5. Double Taxation Treaties. Nigeria has signed double taxation agreements, which function in the form of "tax credits", with the UK, France, Netherlands, Belgium, Pakistan, Canada, Czech Republic, Philippines, Romania and South Africa. Negotiations on similar agreements with countries like Turkey, Russia, India and South Korea are at various stages of finalisation. Tax concession by the Nigeria government to her treaty partners is the rate of 7.5% on dividends, interest, rent and royalties earned by foreign companies in Nigeria against their ultimate tax obligation in their country of registration.
6. R & D Tax Relief. There are tax reliefs for research and development activities carried out in Nigeria in connection with the business of every foreign registered entity in Nigeria. 120% of all expenses on research and development ("R & D") are tax deductible. Where the R & D is on local raw materials, 140% of the expenses on R & D are tax deductible. Long term expenses on R & D which are of a capital nature are written off against the profits of the enterprise undertaking the R & D. The results of all R & D in Nigeria are patentable and protected under Nigerian intellectual property law.
7. Pioneer status and tax holiday. Companies with pioneer Status are granted tax holidays of between five to seven years for new, innovative or specialised enterprises, or sometime for locating their industries in economically disadvantaged local areas.
8. Tax concession of 2% for five years for industrial establishments that have in-plant training facilities. There are also tax concessions for industries that have high labour and capital ratio. Industries that encourage local fabrication could be granted 10% tax concession for a period of five years.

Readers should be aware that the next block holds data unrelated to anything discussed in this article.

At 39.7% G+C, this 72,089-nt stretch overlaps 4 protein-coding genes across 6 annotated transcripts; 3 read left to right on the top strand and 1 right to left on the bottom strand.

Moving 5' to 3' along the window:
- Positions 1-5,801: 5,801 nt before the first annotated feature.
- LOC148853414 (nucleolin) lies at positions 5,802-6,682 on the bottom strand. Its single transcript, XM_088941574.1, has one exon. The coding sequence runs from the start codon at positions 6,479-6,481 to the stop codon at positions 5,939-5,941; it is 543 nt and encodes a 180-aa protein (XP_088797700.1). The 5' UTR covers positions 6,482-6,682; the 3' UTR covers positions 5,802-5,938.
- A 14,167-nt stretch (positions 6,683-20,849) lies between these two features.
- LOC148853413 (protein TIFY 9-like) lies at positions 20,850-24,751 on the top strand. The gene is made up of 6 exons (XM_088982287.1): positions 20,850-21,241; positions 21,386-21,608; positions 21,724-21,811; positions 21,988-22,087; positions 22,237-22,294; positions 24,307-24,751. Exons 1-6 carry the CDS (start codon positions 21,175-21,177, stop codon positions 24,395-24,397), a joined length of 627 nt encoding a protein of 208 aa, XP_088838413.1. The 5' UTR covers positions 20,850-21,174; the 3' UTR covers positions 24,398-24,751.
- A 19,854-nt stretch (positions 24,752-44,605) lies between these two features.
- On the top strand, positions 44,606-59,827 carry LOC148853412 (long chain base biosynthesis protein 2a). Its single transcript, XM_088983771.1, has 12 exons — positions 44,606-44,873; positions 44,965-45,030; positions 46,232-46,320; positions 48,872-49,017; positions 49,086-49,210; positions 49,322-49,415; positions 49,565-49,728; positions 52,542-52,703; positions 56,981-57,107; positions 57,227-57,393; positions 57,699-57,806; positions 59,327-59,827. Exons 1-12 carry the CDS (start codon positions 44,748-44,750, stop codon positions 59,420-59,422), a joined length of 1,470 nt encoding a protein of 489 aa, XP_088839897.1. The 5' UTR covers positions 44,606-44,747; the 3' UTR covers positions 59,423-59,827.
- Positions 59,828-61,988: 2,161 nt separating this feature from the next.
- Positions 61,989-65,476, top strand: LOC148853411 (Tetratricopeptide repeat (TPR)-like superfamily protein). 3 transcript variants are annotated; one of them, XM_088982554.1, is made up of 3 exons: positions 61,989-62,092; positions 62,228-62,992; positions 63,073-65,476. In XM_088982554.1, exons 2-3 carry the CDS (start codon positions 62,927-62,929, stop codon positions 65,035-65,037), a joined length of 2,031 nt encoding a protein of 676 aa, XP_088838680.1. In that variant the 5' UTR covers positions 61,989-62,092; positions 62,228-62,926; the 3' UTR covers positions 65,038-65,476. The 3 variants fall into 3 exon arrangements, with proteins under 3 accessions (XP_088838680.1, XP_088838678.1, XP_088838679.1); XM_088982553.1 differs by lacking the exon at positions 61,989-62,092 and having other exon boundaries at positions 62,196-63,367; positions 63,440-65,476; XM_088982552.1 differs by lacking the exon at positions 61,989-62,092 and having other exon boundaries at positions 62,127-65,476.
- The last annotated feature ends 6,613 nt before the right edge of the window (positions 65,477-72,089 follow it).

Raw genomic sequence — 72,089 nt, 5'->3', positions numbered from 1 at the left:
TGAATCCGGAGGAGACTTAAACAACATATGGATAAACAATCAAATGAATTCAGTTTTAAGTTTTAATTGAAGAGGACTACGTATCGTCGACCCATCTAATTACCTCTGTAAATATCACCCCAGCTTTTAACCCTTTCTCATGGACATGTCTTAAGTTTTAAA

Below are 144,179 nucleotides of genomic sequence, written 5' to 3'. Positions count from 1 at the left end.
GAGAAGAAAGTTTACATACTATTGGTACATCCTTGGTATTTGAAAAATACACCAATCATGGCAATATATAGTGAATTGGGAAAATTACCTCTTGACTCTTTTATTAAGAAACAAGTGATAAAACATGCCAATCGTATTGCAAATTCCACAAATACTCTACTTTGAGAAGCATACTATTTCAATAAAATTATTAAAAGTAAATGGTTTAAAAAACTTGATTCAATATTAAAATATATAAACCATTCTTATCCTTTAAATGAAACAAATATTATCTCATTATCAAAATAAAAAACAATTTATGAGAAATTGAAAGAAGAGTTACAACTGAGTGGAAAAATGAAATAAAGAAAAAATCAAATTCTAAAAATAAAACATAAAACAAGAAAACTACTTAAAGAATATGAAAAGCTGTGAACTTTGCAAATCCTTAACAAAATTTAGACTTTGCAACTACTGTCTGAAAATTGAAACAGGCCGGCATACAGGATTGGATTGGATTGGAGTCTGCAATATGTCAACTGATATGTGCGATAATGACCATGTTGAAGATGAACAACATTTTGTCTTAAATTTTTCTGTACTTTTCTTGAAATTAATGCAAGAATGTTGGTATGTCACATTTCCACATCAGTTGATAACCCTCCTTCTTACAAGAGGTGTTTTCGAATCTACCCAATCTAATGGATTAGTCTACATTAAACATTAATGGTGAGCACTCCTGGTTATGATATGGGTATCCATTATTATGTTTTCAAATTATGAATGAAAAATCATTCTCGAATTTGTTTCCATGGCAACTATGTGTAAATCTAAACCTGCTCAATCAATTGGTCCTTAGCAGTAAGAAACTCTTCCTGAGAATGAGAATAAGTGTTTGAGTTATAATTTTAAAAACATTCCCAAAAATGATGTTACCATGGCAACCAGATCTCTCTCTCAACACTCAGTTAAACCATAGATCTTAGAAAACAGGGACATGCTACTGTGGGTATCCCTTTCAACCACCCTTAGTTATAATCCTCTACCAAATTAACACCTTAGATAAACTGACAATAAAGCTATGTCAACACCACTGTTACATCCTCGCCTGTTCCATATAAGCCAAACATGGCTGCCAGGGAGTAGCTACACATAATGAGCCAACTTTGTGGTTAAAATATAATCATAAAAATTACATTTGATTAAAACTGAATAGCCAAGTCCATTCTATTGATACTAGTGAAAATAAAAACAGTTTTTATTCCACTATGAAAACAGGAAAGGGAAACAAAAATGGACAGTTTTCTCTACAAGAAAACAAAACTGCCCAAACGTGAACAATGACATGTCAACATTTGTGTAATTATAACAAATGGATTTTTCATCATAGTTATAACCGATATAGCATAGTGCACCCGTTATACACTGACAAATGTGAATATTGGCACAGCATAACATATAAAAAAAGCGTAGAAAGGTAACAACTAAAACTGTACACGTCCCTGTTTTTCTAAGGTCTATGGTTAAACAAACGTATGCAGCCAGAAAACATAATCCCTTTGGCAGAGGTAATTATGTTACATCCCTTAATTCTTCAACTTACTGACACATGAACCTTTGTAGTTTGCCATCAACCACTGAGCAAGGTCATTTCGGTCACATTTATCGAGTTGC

9. A 100% tax holiday for seven years for industries that are situated in economically disadvantaged local areas and provide majority of the infrastructure required in such local areas.
10. Industries that attain minimum levels of local raw materials sourcing and utilisation are entitled to a 20% tax credit.
NIPC Registration Checklist
To ensure the utilisation of some or all of the benefits and guarantees mentioned above, it is recommended that a foreign company registers its business activities in Nigeria with NIPC. We are providing you with a working checklist of some of the documentation that should accompany such an application for registration with NIPC: -
i. Formal application letter to the Executive Secretary, NIPC.
ii. Duly completed NIPC registration form.
iii. Copy of Applicant company certificate of incorporation. Applicants are required to have a minimum share capital of N10Million before they can apply for registration.
iv. Certified true copies of the particulars of directors (form CAC 7) and shareholders (form CAC 2).
v. Certified true copies of Memorandum and Articles of Association of the Applicant company.
vi. Copy of the treasury receipt for stamp duties paid on the authorised share capital of the company.
vii. Copy of Applicant's tax clearance certificate.
viii. Copy of Applicant's capital importation certificate.
ix. Copy of joint venture agreement where the company is not owned 100% by the foreign shareholder.
x. Copy of feasibility report and project implementation program of the company for the proposed business.
xi. Copy of Lease of Sub-Lease Agreement evidencing the Applicant's commitment to acquire business premises for the expatriate company's operations in Nigeria.